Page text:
We are delighted to welcome Liz Fenwick to the blog today. Liz writes about unlocking ideas for our novels - something we all need help with at times.
One question that writers are frequently asked is where do their ideas come from? The creation of stories is a mystery to many - even writers but is never a mystery to any child I have ever met. Those wonderful days creating magical worlds in the woods or playground. It's as if once you learn to drive a car a switch in the brain is flicked and the magic is gone. That switch seems to remain 'on' for writers. However, even their ideas can sometimes become exhausted and too stretched to let their own 'magic' imagination work.
As writers, we observe the world, notice and store things that interest us, or simply catch our attention. Most of the time we don’t even realise we are doing it. That overheard conversation of the woman snapping into the phone; ‘That’s a decision for your wife to make’ leads the brain onto many scenarios.
1. Is she the mistress?
2. Is she the PA?
3. Is she the daughter talking to wife number two or three…
Why not play with that to encourage your writer’s brain to work…ask why, ask what if? Take a snippet of overheard conversation…my mother never wore knickers…write for ten or twenty minutes and allow yourself to be surprised.
With each of my books it took one idea to unlock all the other saved gems I had collected. For my latest novel, The Returning Tide, it was my mother-in-law’s experience during WW2. That became the key event around which I built the story. My mother-in-law, June, had been a telegraphist working with Morse Code transmissions to and from boats. She never spoke about it in any detail until one night over dinner we were discussing Exercise Tiger, aka the Slapton Sands incident. There had been something in the paper that morning. June suddenly said; ‘I was working that night with the Americans. It was awful. The men on the boats went from using code to plain language. I heard them die.’ I shivered then and I still do now. I pressed June for more details and she said she would write them down, but never did. She was still under the Official Secrets Act.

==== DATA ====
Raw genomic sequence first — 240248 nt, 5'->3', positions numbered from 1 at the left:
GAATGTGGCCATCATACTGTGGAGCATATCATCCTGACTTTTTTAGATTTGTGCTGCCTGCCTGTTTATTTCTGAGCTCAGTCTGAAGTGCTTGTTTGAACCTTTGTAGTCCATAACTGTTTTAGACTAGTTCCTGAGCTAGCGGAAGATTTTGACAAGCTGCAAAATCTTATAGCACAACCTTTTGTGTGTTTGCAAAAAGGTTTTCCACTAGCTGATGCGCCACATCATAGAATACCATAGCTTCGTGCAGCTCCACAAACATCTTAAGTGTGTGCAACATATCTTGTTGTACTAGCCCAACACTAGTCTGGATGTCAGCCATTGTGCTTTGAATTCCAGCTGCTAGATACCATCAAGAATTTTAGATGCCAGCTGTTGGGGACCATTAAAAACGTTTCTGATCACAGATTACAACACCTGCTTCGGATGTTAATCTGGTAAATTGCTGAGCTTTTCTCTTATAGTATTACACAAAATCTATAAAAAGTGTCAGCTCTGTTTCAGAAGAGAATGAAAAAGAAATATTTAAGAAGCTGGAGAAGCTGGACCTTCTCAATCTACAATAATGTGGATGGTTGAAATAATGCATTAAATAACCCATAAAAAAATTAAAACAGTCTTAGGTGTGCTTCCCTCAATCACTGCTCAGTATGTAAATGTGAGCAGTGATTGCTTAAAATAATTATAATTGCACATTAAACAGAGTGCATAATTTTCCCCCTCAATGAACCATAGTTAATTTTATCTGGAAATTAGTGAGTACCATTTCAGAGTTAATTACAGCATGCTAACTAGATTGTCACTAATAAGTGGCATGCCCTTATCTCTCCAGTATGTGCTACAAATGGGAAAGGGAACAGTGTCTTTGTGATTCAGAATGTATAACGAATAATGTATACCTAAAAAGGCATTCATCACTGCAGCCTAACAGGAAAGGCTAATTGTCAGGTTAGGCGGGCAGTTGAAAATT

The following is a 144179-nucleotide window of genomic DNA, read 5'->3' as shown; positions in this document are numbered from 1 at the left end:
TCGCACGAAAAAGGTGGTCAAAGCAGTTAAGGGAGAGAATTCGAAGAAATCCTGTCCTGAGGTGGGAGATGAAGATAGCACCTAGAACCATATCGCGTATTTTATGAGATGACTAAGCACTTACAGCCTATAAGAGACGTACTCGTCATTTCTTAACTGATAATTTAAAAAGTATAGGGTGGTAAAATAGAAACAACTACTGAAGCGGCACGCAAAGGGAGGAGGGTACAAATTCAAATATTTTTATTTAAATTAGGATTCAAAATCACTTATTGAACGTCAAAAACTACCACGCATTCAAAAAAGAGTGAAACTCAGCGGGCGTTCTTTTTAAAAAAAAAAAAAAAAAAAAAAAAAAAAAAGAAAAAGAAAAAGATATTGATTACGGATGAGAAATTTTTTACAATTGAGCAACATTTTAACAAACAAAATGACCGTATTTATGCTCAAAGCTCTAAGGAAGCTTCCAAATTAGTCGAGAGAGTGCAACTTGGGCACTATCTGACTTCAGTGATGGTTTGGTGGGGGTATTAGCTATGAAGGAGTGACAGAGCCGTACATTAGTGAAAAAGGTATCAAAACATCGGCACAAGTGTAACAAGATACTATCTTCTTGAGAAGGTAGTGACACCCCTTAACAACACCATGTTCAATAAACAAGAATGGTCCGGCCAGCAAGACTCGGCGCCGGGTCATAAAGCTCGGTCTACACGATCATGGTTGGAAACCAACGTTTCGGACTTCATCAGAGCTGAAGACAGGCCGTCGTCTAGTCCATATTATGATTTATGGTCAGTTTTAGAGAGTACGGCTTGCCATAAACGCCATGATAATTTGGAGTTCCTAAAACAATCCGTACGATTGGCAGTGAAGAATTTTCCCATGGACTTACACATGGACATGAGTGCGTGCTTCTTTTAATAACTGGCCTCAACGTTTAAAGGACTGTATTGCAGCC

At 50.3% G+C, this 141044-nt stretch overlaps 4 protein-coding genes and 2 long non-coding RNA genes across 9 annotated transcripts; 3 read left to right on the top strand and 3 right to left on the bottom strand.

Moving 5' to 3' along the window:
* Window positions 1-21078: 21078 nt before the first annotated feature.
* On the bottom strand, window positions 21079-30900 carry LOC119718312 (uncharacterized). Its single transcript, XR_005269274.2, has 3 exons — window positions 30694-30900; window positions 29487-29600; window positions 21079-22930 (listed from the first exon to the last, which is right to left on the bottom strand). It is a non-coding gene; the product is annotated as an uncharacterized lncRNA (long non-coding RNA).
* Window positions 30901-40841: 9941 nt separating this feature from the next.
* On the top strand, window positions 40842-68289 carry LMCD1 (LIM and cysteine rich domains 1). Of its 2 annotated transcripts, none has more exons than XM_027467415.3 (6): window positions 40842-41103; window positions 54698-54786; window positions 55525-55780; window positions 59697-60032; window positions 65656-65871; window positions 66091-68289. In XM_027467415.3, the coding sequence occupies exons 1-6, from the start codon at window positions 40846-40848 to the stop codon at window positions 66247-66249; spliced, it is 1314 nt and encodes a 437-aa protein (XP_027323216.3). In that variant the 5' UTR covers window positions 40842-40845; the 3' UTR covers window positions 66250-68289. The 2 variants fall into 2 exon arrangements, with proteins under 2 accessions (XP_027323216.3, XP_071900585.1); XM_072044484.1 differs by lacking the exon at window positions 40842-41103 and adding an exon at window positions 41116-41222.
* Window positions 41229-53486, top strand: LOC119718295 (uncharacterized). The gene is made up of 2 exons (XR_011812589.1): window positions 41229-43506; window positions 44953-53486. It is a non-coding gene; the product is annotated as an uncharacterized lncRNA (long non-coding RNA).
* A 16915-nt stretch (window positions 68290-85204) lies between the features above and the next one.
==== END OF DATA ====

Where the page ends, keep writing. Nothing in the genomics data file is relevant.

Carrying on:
So when brainstorming with my editor for book five that moment returned and it pulled out my fascination with sisters - that love and hate that binds them. Putting the two together, The Returning Tide was born.
If stuck for an idea think of things that have intrigued you. The young lovers in the park with matching tattoos, that article you read, the news item that stayed with you… they can all be the starting point. Frequently while researching something else I discover the ‘seed’ for my next book. With A Cornish Stranger, it was finding the old Cornish saying, ‘Save a stranger from the sea, he’ll turn your enemy.’ It was like lightning had struck. I knew the location - the cabin at the mouth of Frenchman’s Creek, and I knew it would be about a grandmother and granddaughter. Until the saying arrived I had no idea that I wanted to write a story set there about a reclusive artist.
Taking time away from actual writing to fill the ‘well of creativity’ with listening, reading, looking and researching means that ideas will always be waiting for the writer who is open and always asking what if. That and remaining an adult child who still likes to create magic worlds. Children know that stories are everywhere, even under the bed. Where will you look for your next story?
Writer, ex-pat expert, wife, mother of three, and dreamer turned doer....
Award winning author of The Cornish House, A Cornish Affair, A Cornish Stranger, Under A Cornish Sky, A Cornish Christmas Carol (a novella) and The Returning Tide. After nine international moves, I'm a bit of a global nomad. It's no wonder my heart remains in Cornwall.
Thank you, Liz. We all love your books and hope you never run out of ideas.
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